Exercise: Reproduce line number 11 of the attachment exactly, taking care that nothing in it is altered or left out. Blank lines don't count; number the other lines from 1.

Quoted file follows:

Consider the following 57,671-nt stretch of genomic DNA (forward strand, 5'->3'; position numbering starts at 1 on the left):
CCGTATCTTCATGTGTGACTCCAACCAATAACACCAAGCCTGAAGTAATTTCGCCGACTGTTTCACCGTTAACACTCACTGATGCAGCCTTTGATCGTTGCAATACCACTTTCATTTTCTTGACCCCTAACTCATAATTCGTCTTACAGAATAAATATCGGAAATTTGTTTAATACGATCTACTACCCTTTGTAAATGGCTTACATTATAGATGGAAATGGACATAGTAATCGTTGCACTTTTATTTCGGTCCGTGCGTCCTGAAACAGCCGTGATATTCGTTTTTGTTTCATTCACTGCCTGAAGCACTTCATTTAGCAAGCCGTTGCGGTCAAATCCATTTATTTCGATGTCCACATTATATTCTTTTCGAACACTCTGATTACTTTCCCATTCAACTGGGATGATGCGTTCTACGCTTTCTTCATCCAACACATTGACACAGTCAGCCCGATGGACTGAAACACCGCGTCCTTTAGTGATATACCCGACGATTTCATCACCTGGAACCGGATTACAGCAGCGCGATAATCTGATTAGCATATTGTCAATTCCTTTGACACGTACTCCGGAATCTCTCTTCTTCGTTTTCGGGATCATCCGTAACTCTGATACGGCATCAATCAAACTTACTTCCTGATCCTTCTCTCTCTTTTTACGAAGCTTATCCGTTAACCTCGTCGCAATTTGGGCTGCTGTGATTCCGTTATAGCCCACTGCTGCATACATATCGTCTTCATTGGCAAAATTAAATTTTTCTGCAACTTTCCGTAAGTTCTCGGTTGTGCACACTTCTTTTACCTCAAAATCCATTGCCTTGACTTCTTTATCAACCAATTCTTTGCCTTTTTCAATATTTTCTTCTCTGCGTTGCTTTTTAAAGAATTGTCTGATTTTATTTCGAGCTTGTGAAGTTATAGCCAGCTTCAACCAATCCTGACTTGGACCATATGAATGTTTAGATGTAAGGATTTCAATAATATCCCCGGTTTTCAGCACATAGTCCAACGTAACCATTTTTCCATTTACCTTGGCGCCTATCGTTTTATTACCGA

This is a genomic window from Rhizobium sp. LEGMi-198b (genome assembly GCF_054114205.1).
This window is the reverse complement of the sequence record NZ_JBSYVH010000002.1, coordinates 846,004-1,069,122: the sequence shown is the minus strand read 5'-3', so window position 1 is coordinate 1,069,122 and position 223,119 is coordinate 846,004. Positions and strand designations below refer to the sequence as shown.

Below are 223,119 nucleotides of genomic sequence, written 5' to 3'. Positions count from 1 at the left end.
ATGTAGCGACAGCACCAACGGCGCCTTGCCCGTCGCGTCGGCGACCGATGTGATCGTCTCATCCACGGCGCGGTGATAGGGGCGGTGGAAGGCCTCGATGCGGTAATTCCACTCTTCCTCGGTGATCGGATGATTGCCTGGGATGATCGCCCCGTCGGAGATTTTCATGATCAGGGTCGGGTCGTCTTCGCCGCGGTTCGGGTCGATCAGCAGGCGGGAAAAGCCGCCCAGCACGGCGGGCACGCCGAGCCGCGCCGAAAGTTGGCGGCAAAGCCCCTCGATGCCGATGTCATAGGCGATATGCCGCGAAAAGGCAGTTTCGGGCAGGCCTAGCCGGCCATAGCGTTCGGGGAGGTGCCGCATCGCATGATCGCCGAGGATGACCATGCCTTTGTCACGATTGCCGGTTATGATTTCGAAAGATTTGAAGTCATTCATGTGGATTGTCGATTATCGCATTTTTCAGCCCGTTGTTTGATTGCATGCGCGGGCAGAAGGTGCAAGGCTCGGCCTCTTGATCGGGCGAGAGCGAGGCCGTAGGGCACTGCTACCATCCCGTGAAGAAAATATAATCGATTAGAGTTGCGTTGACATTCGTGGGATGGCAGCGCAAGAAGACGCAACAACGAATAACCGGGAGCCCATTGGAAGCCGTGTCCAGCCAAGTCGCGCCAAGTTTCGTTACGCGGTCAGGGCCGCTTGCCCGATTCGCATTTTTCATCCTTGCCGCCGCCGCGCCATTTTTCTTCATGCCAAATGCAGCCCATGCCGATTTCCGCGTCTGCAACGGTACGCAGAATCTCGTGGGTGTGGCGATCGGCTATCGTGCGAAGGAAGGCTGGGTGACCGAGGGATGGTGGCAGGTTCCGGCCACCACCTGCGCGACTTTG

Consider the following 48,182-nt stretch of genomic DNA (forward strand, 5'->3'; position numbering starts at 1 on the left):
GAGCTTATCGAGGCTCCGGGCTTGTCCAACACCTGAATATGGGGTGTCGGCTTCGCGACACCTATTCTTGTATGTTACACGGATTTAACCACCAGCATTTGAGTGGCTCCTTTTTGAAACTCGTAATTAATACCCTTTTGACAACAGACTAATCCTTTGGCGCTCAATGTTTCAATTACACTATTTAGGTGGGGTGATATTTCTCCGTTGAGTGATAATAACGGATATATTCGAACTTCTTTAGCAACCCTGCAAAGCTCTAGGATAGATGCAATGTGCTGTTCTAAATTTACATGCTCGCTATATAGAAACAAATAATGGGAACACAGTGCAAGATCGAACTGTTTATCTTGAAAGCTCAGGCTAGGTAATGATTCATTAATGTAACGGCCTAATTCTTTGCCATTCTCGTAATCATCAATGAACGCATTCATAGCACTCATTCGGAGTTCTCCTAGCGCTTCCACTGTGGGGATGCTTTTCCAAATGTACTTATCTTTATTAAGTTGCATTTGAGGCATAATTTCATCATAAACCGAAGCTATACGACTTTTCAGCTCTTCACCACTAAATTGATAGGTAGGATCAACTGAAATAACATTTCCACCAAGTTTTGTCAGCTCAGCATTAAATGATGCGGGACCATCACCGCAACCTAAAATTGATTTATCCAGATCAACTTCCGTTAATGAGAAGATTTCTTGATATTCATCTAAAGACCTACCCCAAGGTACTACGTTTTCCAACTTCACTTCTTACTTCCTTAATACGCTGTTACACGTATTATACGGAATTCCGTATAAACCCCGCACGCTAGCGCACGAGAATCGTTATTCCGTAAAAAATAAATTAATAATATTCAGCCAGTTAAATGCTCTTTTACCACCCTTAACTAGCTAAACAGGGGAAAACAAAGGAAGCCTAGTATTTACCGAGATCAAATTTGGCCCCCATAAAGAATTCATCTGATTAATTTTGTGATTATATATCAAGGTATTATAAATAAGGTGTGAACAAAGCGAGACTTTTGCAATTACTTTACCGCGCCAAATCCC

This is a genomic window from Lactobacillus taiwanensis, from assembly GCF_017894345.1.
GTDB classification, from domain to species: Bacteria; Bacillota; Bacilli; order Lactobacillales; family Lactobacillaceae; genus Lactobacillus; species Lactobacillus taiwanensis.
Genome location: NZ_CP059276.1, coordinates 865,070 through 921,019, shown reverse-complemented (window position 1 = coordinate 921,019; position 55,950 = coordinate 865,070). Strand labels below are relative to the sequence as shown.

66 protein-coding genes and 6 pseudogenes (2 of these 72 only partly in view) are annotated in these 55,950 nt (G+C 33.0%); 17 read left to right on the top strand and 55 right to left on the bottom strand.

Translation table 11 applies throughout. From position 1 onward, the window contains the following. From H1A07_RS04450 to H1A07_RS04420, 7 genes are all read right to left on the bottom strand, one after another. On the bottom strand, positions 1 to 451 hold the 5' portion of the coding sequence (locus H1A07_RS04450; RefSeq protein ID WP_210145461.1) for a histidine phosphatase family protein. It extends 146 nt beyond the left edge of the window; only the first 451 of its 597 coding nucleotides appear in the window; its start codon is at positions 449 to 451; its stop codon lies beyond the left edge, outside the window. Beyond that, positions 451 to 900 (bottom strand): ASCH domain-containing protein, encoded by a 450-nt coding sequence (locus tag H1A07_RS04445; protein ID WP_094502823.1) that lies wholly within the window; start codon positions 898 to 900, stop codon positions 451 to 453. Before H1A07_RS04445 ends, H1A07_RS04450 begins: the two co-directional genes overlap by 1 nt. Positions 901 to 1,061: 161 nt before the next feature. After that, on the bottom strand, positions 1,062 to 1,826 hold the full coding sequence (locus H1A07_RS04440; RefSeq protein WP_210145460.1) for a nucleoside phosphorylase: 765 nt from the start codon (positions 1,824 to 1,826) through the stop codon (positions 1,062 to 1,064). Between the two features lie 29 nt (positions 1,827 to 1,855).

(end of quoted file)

Genome location: NZ_CP059276.1, coordinates 865,070 through 921,019, shown reverse-complemented (window position 1 = coordinate 921,019; position 55,950 = coordinate 865,070). Strand labels below are relative to the sequence as shown.